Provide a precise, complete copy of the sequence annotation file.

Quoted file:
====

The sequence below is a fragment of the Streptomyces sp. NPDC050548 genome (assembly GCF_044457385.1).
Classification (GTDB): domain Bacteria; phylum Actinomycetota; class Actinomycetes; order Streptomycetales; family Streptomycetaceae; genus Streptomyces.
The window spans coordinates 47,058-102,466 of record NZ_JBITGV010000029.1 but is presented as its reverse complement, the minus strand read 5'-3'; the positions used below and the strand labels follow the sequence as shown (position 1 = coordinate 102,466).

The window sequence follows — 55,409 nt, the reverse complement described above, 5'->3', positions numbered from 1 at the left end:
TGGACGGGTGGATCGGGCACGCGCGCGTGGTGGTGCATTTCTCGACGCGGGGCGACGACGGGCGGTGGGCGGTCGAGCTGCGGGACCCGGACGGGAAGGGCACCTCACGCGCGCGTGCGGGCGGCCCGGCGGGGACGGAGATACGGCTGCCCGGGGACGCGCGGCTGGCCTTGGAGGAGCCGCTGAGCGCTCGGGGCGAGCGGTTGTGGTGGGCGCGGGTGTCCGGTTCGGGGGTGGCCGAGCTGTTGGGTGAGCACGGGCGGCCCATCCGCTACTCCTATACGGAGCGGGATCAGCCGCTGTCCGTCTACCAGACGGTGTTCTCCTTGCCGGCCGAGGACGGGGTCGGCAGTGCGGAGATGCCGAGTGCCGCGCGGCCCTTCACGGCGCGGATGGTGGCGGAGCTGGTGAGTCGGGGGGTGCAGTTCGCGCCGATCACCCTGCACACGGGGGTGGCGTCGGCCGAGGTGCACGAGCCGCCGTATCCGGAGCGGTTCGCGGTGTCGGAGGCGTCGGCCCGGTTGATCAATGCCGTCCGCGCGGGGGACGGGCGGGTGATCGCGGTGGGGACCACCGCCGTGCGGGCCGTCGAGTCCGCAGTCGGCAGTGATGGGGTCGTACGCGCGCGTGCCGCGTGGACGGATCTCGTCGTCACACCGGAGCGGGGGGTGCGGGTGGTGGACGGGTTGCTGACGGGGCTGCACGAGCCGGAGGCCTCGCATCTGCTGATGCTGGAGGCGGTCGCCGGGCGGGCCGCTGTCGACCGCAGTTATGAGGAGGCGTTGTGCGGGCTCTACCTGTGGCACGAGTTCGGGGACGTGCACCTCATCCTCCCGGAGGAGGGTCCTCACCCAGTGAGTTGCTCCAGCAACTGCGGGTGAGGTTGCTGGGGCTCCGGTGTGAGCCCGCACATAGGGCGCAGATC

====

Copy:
The sequence below is a fragment of the Streptomyces sp. NPDC050548 genome (assembly GCF_044457385.1).
Classification (GTDB): domain Bacteria; phylum Actinomycetota; class Actinomycetes; order Streptomycetales; family Streptomycetaceae; genus Streptomyces.
The window spans coordinates 47,058-102,466 of record NZ_JBITGV010000029.1 but is presented as its reverse complement, the minus strand read 5'-3'; the positions used below and the strand labels follow the sequence as shown (position 1 = coordinate 102,466).

The window sequence follows — 55,409 nt, the reverse complement described above, 5'->3', positions numbered from 1 at the left end:
TGGACGGGTGGATCGGGCACGCGCGCGTGGTGGTGCATTTCTCGACGCGGGGCGACGACGGGCGGTGGGCGGTCGAGCTGCGGGACCCGGACGGGAAGGGCACCTCACGCGCGCGTGCGGGCGGCCCGGCGGGGACGGAGATACGGCTGCCCGGGGACGCGCGGCTGGCCTTGGAGGAGCCGCTGAGCGCTCGGGGCGAGCGGTTGTGGTGGGCGCGGGTGTCCGGTTCGGGGGTGGCCGAGCTGTTGGGTGAGCACGGGCGGCCCATCCGCTACTCCTATACGGAGCGGGATCAGCCGCTGTCCGTCTACCAGACGGTGTTCTCCTTGCCGGCCGAGGACGGGGTCGGCAGTGCGGAGATGCCGAGTGCCGCGCGGCCCTTCACGGCGCGGATGGTGGCGGAGCTGGTGAGTCGGGGGGTGCAGTTCGCGCCGATCACCCTGCACACGGGGGTGGCGTCGGCCGAGGTGCACGAGCCGCCGTATCCGGAGCGGTTCGCGGTGTCGGAGGCGTCGGCCCGGTTGATCAATGCCGTCCGCGCGGGGGACGGGCGGGTGATCGCGGTGGGGACCACCGCCGTGCGGGCCGTCGAGTCCGCAGTCGGCAGTGATGGGGTCGTACGCGCGCGTGCCGCGTGGACGGATCTCGTCGTCACACCGGAGCGGGGGGTGCGGGTGGTGGACGGGTTGCTGACGGGGCTGCACGAGCCGGAGGCCTCGCATCTGCTGATGCTGGAGGCGGTCGCCGGGCGGGCCGCTGTCGACCGCAGTTATGAGGAGGCGTTGTGCGGGCTCTACCTGTGGCACGAGTTCGGGGACGTGCACCTCATCCTCCCGGAGGAGGGTCCTCACCCAGTGAGTTGCTCCAGCAACTGCGGGTGAGGTTGCTGGGGCTCCGGTGTGAGCCCGCACATAGGGCGCAGATC